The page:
The secret origin of the Backwords-Duncan vending table

Most of my life has seemed like a series of accidents. Like my vending table on the corner of Telegraph and Haste. Which I did for 19 years. That started out as a fluke.

In 1991, the Dan Rather CBS News was doing a feature on our photo calendar. And they staged various bits for the camera (it’s interesting how, even in a straight TV news piece, they artificially stage a lot of the shots just like film directors make up the scenes for a movie — like they instructed me and Duncan to walk down the street and pretend like we were talking to each other while they filmed us from across the street, and etc). And the director thought it would make for some catchy footage if they filmed us actually selling our calendar on the street. The calendar was about the Telegraph street scene after all, so why not film us actually selling the calendar right there on the streets of Telegraph. So I set up a make-shift “vending table” by dragging over a couple of newspaper racks, and put a piece of cardboard on top of them for the table, and dumped a big pile of our calendars on top of that. And pretty soon a fairly large crowd of people had gathered around us — mostly attracted by the television cameras, which gave the sense that something “exciting” was happening — and started buying our calendars.

And as I stood there selling the calendars, it’s like a little lightbulb went off in my head: “Hey, you stand here on a street corner and all these people come up to you and start throwing money at you. This could be a pretty good gig!”

And so for the next 19 years me and Duncan would set up various vending tables on that corner of Telegraph and Haste selling all sorts of strange and wondrous stuff. Until Duncan finally died in 2009. And we had his memorial right there on that corner of Telegraph and Haste (I actually set up Duncan’s vending table one last time, with his empty chair sitting there alongside of his table as like a final tribute). And, in an odd bit of synchronicity, the CBS News team showed up one more time to do a feature about Duncan’s death (Dan Rather was long gone by this point and I have no idea who the anchor was then). And I ended my vending table career shortly after that. So the two CBS features were like bookends for that period of my life. The beginning of my vending table and the end of my vending table. With a zillion strange stories packed in between them over the years.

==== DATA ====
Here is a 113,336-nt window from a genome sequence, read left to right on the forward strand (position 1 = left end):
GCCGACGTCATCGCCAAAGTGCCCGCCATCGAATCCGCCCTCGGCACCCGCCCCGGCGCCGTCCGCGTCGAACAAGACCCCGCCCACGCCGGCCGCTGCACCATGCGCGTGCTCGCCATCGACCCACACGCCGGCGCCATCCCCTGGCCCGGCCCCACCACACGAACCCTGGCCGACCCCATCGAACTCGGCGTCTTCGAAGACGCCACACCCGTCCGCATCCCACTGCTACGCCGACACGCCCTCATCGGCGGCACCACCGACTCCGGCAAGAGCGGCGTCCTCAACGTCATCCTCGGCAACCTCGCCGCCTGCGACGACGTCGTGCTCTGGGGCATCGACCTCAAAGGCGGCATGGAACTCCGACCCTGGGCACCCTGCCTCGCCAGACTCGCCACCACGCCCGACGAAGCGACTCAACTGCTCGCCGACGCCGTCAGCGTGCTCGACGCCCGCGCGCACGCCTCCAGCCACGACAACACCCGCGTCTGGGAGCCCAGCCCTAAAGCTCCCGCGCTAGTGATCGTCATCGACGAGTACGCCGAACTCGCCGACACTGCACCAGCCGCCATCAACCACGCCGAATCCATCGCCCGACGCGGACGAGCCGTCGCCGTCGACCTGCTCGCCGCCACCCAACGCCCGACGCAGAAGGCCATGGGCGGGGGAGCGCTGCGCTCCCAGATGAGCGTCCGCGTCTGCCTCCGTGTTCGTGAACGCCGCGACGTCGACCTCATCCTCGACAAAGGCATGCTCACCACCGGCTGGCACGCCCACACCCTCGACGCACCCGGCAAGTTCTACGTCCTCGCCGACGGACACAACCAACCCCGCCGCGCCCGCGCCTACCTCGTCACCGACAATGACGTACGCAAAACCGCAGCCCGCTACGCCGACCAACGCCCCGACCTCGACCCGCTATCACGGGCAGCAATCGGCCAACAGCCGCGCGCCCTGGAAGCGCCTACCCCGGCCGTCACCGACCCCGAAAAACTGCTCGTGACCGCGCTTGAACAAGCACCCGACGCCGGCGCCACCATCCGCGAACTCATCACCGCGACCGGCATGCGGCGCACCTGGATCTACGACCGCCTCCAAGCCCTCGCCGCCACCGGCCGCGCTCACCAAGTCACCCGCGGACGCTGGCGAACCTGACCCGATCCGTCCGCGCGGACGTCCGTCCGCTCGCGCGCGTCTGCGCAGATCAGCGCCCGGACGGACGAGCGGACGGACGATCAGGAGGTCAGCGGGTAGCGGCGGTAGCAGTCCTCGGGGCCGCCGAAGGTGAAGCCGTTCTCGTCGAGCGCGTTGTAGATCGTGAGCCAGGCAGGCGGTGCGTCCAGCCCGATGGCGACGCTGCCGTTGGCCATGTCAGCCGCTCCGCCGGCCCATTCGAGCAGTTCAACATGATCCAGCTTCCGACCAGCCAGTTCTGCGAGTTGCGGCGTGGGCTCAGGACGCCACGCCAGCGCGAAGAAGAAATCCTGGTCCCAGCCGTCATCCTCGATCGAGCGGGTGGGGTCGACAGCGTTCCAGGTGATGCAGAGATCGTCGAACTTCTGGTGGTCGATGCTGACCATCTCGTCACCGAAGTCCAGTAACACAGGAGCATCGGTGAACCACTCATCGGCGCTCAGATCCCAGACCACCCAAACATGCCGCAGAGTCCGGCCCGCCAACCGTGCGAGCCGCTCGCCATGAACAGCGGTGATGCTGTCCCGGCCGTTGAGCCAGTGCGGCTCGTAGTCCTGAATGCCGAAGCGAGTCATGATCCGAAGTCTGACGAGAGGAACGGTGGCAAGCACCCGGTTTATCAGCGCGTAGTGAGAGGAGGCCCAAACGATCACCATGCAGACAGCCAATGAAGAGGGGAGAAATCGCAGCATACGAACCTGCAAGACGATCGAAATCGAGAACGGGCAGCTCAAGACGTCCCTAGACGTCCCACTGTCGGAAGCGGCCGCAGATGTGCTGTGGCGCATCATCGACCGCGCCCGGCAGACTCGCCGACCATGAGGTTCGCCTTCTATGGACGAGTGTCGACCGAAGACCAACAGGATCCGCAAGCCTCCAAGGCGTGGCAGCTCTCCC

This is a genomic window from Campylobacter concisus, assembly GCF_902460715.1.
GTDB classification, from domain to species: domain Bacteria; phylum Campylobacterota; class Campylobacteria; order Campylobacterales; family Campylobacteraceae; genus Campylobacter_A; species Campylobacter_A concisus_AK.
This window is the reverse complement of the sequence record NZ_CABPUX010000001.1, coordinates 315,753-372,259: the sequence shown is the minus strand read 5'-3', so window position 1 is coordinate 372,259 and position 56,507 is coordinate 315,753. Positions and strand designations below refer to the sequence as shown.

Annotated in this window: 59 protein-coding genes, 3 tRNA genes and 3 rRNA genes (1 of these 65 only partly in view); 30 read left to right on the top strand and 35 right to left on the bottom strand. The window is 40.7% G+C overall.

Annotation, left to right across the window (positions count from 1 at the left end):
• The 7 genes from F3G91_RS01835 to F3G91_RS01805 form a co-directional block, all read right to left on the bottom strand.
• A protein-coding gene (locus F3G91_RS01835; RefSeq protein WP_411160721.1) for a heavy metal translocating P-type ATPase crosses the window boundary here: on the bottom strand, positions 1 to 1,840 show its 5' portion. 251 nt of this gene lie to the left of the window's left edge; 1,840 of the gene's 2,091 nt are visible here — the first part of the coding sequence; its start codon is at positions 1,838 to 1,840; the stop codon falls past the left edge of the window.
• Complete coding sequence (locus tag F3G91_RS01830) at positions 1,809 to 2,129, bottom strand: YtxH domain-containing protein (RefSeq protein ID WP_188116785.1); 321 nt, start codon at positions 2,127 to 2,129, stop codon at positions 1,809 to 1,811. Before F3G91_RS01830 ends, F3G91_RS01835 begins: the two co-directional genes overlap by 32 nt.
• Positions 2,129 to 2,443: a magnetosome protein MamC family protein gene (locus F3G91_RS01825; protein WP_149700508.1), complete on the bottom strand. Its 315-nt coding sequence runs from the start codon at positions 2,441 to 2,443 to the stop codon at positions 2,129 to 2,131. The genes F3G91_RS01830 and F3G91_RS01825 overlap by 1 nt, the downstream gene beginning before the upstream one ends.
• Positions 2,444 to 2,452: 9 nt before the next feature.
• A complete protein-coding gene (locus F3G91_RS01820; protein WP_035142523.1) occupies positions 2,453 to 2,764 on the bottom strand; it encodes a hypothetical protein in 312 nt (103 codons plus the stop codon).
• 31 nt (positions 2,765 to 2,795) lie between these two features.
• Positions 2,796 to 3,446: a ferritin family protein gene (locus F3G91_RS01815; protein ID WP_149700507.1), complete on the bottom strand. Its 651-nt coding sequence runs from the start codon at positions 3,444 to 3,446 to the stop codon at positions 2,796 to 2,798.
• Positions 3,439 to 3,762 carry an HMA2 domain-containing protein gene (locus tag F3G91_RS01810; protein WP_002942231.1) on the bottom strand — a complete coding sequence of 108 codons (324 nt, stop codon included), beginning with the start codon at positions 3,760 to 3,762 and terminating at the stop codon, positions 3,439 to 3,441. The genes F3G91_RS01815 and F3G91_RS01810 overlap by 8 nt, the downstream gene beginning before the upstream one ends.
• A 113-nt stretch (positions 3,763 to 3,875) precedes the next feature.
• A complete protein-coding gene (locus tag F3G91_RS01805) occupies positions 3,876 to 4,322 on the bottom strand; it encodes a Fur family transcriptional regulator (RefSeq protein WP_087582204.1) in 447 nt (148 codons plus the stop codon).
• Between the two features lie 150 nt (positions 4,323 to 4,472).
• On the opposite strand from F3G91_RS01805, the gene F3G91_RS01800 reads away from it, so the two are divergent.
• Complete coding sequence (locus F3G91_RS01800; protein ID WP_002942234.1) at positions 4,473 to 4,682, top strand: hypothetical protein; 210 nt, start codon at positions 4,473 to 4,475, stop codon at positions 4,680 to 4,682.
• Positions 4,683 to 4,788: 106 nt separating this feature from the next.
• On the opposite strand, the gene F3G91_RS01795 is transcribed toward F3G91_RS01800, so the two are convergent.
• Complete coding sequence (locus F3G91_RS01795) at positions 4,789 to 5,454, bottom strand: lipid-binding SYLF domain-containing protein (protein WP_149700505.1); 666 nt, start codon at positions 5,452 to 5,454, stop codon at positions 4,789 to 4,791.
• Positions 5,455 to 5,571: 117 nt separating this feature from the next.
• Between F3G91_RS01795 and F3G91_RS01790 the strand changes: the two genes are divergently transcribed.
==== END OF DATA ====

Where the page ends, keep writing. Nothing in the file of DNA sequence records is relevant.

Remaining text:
But like I said, the whole thing started by accident. If the TV guy — on a whim — hadn’t suggested we set up a shot of us selling our calendar on the street, I probably would have never ended up as a street vendor in the first place. But I guess a lot of this life is like that line: “Life is what happens to you while you’re busy making other plans.”


2 thoughts on “The secret origin of the Backwords-Duncan vending table

  1. Nurion!!!!!!! (Narayana) She was a sweet woman, had a cat on her shoulder!!!! Ahead of her time eh? She hung out with me and Ghost and … Sparky on the corner of Telegraph and Durant, we were the occupying force there. 1980s early. (I’d be blazed on acid and watching people walking by)


    1. There was some great acid available on the streets of Berkeley in the 80’s. I once scored a quarter sheet of blotter reading “Gooney Bird” with a cartoon of a yellow colored airplane on each square. From a hippie dude named Chuck, who I’m afraid came to a bad end later, really deteriorated (dunno why) before I stopped seeing him anymore.

      Anyway, Gooney Bird was really strong. Took a couple and went to “Mad Max 3, Beyond Thunderdome” and had an intense, memorable trip. What a time it was…


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